Albert Einstein’s theory of general relativity relies on advanced mathematics and can seem quite abstract. That's probably the reason why high school students rarely learn about general relativity at school.
Luckily, life is full of possibilities: Science educators have started to explore different approaches to teaching general relativity at high school level.
Our research suggests that a sociocultural view of learning and a historical-philosophical approach to teaching general relativity can be successful in fostering a qualitative understanding of general relativity among students. We employed the model of educational reconstruction to analyse the science content structure of general relativity. Based on an overview of student challenges in the domain of relativity, we transformed this content structure into a list of specific learning goals that allow teachers to teach general relativity on a qualitative level. We were able to supplement these learning goals with design principles that help teachers and educators to create suitable learning resources. The design principles spring from an iterative design and development phase that was guided by design-based research methods.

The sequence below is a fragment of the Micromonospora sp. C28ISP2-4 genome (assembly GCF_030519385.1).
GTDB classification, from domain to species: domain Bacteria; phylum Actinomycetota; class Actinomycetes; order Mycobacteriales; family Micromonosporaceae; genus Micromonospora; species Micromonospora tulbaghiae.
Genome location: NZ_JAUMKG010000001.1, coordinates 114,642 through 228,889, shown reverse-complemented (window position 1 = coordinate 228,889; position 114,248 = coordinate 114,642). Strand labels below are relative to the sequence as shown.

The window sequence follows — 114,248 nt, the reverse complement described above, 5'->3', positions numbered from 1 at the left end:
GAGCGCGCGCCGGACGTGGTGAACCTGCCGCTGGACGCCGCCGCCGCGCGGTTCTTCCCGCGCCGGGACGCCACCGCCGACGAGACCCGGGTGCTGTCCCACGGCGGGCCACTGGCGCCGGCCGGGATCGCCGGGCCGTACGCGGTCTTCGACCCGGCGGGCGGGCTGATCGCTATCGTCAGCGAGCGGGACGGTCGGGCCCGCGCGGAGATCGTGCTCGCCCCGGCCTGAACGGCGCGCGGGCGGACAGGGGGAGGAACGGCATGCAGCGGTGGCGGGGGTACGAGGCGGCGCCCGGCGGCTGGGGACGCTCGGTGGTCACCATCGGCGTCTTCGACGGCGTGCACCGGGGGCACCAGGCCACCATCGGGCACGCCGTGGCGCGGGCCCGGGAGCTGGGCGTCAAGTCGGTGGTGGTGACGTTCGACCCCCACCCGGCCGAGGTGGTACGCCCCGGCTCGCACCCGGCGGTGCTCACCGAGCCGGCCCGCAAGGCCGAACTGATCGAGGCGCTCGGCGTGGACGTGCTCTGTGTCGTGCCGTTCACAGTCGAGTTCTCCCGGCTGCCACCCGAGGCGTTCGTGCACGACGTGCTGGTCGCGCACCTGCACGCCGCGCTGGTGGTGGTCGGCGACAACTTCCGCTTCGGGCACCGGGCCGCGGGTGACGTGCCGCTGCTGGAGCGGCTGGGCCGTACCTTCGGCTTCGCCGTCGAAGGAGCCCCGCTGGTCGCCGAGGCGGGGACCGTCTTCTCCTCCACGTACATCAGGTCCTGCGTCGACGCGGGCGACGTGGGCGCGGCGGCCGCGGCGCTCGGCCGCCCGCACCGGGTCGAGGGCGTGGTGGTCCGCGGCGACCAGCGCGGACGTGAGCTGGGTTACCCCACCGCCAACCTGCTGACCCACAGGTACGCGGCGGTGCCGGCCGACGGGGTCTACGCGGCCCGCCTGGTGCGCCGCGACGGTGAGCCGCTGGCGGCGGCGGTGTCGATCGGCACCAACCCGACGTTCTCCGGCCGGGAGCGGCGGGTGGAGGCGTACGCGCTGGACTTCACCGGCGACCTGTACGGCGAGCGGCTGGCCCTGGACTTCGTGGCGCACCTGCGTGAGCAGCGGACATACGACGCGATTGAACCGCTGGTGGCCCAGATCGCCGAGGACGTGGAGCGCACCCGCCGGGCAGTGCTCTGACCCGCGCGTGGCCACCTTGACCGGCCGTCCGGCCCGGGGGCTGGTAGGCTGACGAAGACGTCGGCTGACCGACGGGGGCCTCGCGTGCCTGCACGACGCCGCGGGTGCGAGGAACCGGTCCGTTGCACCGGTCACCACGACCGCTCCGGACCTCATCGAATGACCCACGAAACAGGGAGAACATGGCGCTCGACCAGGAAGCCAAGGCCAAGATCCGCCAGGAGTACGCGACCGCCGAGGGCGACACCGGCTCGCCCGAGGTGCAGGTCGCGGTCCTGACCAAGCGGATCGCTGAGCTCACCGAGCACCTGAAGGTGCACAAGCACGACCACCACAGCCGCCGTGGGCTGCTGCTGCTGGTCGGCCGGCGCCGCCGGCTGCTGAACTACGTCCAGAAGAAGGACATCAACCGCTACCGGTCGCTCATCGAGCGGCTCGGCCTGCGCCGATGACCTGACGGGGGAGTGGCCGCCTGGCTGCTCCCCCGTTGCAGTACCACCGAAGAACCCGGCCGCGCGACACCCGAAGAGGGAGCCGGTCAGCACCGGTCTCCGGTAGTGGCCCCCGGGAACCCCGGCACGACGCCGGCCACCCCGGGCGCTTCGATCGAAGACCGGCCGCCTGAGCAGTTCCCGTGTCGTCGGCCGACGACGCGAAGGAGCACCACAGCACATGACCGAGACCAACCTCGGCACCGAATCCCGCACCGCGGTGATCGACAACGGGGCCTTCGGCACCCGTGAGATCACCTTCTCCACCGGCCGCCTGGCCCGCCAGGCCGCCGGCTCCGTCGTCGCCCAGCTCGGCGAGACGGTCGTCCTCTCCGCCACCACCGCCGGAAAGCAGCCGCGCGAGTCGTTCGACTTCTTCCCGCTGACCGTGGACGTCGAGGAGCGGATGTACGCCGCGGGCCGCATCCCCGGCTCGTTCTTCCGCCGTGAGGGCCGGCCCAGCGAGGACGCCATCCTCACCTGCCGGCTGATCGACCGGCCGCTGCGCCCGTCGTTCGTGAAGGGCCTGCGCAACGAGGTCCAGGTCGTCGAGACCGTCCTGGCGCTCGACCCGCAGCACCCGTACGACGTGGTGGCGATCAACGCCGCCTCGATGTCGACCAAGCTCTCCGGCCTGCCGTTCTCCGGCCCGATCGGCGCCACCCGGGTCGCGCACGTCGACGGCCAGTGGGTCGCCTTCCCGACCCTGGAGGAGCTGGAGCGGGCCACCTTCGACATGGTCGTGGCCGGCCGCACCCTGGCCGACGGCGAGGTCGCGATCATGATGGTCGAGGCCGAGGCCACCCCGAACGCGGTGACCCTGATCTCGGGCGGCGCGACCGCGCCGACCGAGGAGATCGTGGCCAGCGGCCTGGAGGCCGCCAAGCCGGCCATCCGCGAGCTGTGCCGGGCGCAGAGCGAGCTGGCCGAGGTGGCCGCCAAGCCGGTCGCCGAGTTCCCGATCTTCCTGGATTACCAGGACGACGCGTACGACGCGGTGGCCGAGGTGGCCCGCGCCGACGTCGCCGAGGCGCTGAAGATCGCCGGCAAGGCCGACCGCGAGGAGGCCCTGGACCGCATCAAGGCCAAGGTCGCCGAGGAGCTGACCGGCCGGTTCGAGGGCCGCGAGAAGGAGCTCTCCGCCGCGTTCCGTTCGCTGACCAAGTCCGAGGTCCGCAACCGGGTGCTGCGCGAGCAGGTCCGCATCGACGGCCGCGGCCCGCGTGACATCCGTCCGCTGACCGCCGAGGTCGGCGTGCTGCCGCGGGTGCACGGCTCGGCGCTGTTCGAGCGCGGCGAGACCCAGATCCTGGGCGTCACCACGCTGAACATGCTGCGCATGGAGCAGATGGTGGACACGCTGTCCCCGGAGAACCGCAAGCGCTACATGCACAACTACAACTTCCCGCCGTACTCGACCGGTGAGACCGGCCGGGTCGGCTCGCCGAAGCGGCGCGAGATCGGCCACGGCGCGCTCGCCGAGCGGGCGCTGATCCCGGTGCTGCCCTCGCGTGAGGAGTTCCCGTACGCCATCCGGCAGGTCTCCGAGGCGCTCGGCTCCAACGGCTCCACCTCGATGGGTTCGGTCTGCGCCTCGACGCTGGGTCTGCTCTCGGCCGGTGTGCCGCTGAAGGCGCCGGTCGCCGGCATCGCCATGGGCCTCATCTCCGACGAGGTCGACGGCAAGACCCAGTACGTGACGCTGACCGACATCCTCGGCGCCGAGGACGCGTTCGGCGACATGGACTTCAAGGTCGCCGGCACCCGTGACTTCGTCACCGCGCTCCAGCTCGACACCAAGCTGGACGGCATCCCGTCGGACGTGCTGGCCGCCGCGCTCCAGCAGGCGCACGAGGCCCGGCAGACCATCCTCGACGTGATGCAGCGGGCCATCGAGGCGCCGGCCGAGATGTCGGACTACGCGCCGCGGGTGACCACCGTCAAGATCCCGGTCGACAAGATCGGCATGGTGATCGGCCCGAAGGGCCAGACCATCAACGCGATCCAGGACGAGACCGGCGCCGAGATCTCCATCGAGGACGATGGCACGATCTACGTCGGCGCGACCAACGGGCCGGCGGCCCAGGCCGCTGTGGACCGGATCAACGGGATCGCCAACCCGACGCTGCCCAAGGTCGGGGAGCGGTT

Kersting, M., Henriksen, E. K., Bøe, M. V., & Angell, C. (2018). General relativity in upper secondary school: design and evaluation of an online learning environment using the model of educational reconstruction. Physical Review Physics Education Research, 14(1), 010130-1-010130-18. http://doi.org/10.1103/PhysRevPhysEducRes.14.010130